WHO ramps up effort to help low-income countries monitor novel coronavirus

The World Health Organization (WHO) is seeking 675 million U.S. dollars to help low-income countries deal with the novel coronavirus outbreak.

The fund would be utilized to help countries with weak health infrastructure set up surveillance systems to detect the new strain of the virus. Testing facilities are also likely to be upgraded in these countries to confirm the suspected cases from February to April.

The decision was made after concerns were raised that low-income countries are likely to become "soft underbelly of the outbreak."

"My biggest worry is that there are countries today who do not have the systems in place to detect people who have contracted with the virus, even if it were to emerge," said Dr. Tedros Adhanom Ghebreyesus, WHO Director-General.

"Urgent support is needed to bolster weak health systems to detect, diagnose and care for people with the virus, to prevent further human to human transmission and protect health workers."

In sub-Sharan African countries, only two laboratories--the Institut Pasteur in Senegal and the National Institute for Communicable Diseases in South Africa — have facilities for testing the new strain of the virus, technically known as 2019-nCoV.

Ghana, Madagascar, Nigeria and Sierra Leone recently announced they could conduct tests as well, but not in large numbers.

One of the main objectives of the initiative is to minimize human-to-human transmission of the novel coronavirus, ramp up efforts for quarantine and isolate infected patients.

"The effectiveness of outbreak response depends on the preparedness measures put in place before outbreaks strike," said Dr. Mike Ryan, head of WHO's Health Emergencies Programme.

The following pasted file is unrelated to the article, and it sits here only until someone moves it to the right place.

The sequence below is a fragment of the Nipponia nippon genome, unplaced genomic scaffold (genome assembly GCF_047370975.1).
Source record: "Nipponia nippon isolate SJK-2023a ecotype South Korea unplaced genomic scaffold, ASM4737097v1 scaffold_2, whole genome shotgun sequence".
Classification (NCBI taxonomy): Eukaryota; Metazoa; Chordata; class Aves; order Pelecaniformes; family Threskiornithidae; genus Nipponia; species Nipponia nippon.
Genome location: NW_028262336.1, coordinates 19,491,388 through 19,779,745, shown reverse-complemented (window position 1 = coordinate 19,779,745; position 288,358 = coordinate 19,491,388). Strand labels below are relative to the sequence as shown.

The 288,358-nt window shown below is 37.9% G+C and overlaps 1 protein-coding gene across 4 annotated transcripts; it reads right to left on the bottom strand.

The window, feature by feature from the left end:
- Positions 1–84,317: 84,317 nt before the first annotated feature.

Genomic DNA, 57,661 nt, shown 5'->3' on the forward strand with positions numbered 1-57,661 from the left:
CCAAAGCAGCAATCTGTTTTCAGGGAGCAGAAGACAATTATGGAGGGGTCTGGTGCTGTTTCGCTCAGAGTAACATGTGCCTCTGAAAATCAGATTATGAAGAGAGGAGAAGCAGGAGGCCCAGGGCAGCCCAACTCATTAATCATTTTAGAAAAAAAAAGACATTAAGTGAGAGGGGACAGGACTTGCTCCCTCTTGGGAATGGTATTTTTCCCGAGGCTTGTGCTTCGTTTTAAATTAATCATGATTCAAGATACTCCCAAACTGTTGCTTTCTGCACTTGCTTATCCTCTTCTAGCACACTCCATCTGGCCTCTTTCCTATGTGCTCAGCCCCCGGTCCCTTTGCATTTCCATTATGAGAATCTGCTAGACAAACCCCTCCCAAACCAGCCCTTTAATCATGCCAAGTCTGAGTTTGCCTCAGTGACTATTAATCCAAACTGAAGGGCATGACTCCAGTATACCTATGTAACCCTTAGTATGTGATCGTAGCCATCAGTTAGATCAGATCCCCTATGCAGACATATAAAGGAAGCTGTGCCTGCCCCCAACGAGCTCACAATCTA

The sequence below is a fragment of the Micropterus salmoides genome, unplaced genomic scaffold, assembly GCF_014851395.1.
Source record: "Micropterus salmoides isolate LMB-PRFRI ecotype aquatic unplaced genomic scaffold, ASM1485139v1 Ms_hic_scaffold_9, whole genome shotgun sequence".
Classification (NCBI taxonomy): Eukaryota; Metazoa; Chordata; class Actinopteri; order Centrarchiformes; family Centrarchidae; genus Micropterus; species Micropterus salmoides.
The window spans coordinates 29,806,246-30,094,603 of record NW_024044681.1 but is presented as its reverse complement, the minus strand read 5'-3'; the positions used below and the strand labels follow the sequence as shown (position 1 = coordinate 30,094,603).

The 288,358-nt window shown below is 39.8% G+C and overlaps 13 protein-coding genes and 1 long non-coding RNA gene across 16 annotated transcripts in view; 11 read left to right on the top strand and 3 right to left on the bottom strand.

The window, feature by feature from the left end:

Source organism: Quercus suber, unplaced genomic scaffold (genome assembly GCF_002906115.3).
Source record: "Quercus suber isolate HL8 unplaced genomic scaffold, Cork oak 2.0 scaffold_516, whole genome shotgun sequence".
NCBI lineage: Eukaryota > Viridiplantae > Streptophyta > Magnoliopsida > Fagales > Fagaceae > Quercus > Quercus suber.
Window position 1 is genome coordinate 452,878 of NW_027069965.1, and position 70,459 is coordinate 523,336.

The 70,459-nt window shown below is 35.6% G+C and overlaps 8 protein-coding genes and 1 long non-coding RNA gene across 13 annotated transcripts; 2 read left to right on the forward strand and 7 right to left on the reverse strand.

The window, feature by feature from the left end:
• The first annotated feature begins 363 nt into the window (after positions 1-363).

"That is why we are seeking resources to safeguard the most vulnerable countries to protect people from the new coronavirus before it arrives on the doorstep."

WHO Africa has identified 13 countries in the region with close contact with China vulnerable to the new virus outbreak. In order to screen passengers at the airport, protective gear for health workers and essential supplies for screening have been sent at the airports and border entry points.

No confirmed case of novel coronavirus has been reported from Africa till February 6.

"It is crucial that countries in the region can detect and treat severe cases early, preventing a widespread outbreak, which could overwhelm fragile health systems," said Dr. Matshidiso Moeti, WHO Regional Director for Africa.

(Cover Image: Passengers arriving from a China Southern Airlines flight from Changsha in China are screened for novel coronavirus upon their arrival at the Jomo Kenyatta international airport in Nairobi, Kenya, January 29, 2020. /AP Photo)